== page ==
A mindful walk brings new pleasures. Walking is something most of us do at some time during the day. We can practice, even if only for a couple of minutes at a time, mindful walking. Rather than be "in our heads", we can look around and notice what we see, hear, sense. We might notice the sensations in our own body just through the act of walking. Noticing the sensations and movement of our feet, legs, arms, head and body as we take each step. Noticing our breathing. Thoughts will continuously intrude, but we can just notice them, and then bring our attention back to our walking.
The more we practice, perhaps the more, initially at least, we will notice those thoughts intruding, and that's ok. The only aim of mindful activity is to continually bring our attention back to the activity, noticing those sensations, from outside and within us.
The primary focus in Mindfulness Meditation is the breathing. However, the primary goal is a calm, non-judging awareness, allowing thoughts and feelings to come and go without getting caught up in them. This creates calmness and acceptance.
Breathing Meditation 1 (Kabat-Zinn 1996)
Assume a comfortable posture lying on your back or sitting. If you are sitting, keep the spine straight and let your shoulders drop.
Close your eyes if it feels comfortable.
Bring your attention to your belly, feeling it rise or expand gently on the in breath and fall or recede on the outbreath.
Keep your focus on the breathing, “being with” each in breath for its full duration and with each outbreath for its full duration, as if you were riding the waves of your own breathing.
Every time you notice that your mind has wandered off the breath, notice what it was that took you away and then gently bring your attention back to your belly and the feeling of the breath coming in and out.
If your mind wanders away from the breath a thousand times, then your “job” is simply to bring it back to the breath every time, no matter what it becomes preoccupied with.
Practice this exercise for fifteen minutes at a convenient time every day, whether you feel like it or not, for one week and see how it feels to incorporate a disciplined meditation practice into your life. Be aware of how it feels to spend some time each day just being with your breath without having to do anything.
Breathing Meditation 2 (Kabat-Zinn 1996)
Tune into your breathing at different times during the day, feeling the belly go through one or two risings and fallings.
Become aware of your thoughts and feelings at these moments, just observing them without judging them or yourself.
At the same time, be aware of any changes in the way you are seeing things and feeling about yourself.
Using mindfulness to cope with negative experiences (thoughts, feelings, events)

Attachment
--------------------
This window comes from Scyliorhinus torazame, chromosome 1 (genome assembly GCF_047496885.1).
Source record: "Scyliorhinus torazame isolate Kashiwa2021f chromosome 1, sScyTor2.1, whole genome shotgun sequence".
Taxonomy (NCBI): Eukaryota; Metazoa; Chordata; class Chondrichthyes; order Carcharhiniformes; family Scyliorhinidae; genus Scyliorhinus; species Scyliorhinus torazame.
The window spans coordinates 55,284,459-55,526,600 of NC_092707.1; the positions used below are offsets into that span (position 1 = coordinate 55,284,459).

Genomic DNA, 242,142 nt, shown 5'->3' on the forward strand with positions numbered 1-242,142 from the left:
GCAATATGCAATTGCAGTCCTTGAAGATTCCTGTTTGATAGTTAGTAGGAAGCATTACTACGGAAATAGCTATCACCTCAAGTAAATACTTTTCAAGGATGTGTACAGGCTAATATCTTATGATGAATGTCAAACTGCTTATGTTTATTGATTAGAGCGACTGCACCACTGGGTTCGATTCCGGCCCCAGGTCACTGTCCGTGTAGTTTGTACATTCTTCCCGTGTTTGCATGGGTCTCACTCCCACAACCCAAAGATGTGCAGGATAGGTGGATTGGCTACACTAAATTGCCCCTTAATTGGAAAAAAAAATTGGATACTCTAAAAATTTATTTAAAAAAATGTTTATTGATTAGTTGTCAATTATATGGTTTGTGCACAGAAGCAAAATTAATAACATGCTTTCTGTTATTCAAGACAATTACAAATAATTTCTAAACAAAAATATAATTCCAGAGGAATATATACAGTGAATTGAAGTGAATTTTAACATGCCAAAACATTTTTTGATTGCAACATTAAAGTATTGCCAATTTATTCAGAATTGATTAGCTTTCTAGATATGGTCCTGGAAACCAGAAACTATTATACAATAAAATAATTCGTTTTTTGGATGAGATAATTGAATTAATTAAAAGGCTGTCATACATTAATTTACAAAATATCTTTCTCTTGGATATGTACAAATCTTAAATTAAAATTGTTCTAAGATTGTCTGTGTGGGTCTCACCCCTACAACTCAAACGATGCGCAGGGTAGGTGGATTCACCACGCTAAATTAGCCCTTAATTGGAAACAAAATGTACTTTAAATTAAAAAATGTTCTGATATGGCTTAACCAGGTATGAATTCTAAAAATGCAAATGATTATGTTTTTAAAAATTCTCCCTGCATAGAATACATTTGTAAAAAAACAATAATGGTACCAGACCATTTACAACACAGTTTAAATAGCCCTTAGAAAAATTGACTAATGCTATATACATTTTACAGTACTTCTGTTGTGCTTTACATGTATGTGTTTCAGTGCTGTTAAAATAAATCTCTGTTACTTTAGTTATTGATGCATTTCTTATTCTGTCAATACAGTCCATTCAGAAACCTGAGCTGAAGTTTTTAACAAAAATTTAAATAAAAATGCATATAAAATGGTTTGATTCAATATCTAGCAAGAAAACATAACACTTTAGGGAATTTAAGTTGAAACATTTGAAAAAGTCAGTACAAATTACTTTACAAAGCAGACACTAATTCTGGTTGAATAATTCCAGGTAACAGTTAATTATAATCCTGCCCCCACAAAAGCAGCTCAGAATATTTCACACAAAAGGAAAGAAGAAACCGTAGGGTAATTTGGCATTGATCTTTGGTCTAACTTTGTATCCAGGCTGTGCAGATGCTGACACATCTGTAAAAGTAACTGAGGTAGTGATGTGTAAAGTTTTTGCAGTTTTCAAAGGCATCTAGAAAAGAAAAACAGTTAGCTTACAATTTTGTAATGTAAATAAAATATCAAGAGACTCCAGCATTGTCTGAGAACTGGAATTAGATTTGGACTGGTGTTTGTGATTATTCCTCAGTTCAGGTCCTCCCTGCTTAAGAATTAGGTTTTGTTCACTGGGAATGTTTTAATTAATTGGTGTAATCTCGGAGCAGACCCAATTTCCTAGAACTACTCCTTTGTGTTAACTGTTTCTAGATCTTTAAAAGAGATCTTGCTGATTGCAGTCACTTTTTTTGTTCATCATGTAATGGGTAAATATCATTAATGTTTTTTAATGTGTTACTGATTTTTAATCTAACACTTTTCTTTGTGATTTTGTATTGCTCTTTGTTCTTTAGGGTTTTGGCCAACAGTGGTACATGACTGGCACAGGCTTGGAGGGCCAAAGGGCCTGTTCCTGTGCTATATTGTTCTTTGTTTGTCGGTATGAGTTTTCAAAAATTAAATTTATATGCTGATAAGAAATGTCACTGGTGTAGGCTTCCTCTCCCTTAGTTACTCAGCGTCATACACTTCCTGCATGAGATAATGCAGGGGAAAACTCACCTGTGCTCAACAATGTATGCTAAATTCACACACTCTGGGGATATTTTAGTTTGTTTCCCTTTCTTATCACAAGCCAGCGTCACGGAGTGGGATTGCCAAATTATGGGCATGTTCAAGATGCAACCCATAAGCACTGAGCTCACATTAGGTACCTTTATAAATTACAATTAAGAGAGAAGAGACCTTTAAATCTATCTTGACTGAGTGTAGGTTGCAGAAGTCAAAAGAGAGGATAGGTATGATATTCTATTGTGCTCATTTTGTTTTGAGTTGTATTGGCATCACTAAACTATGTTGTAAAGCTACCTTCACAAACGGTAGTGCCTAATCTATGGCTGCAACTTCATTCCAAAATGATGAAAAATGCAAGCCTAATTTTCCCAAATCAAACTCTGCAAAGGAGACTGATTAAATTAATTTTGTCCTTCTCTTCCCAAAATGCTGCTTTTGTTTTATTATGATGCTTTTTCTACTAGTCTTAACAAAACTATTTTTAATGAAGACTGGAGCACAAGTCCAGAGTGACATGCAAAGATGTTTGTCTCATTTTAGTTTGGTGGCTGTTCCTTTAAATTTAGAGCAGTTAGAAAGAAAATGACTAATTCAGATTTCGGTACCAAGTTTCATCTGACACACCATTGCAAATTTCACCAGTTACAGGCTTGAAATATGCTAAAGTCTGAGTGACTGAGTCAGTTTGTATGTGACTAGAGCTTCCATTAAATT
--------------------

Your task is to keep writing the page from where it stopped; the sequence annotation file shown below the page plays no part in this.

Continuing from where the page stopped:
As we become more practised at using mindfulness for breathing, body sensations and routine daily activities, so we can then learn to be mindful of our thoughts and feelings, to become observers, and subsequently more accepting. This results in less distressing feelings, and increases our level of functioning and ability to enjoy our lives.
With mindfulness, even the most disturbing sensations, feelings, thoughts, and experiences, can be viewed from a wider perspective as passing events in the mind, rather than as "us", or as necessarily true. By simply being present in this way, you support your own deep healing (Brantley 2003).
When we are more practiced in using mindfulness, we can use it even in times of intense distress, by becoming mindful of the actual experience as an objective observer, using mindful breathing and concentrating attention on breathing with the body's experience, listening to the distressing thoughts mindfully, recognising them as merely thoughts, breathing with them, allowing them to happen without believing them or arguing with them. If thoughts are too strong or loud, then we can move attention to our breath, the body, or to sounds in the environment. We can use kindness and compassion for ourselves and for the elements of the body and mind's experience. "May I be filled with peace and ease. May I be safe" (Brantley 2003).
Jon Kabat-Zinn uses the example of waves to help explain mindfulness. Think of your mind as the surface of a lake or an ocean. There are always waves on the water, sometimes big, sometimes small, sometimes almost imperceptible. The water's waves are churned up by winds, which come and go and vary in direction and intensity, just as do the winds of stress and change in our lives, which stir up waves in our mind. It's possible to find shelter from much of the wind that agitates the mind. Whatever we might do to prevent them, the winds of life and of the mind will blow, do what we may.
"You can't stop the waves, but you can learn to surf" (Kabat-Zinn 2004).
The primary goal of mindful breathing is simply a calm, non- judging awareness, allowing thoughts and feelings to come and go without getting caught up in them.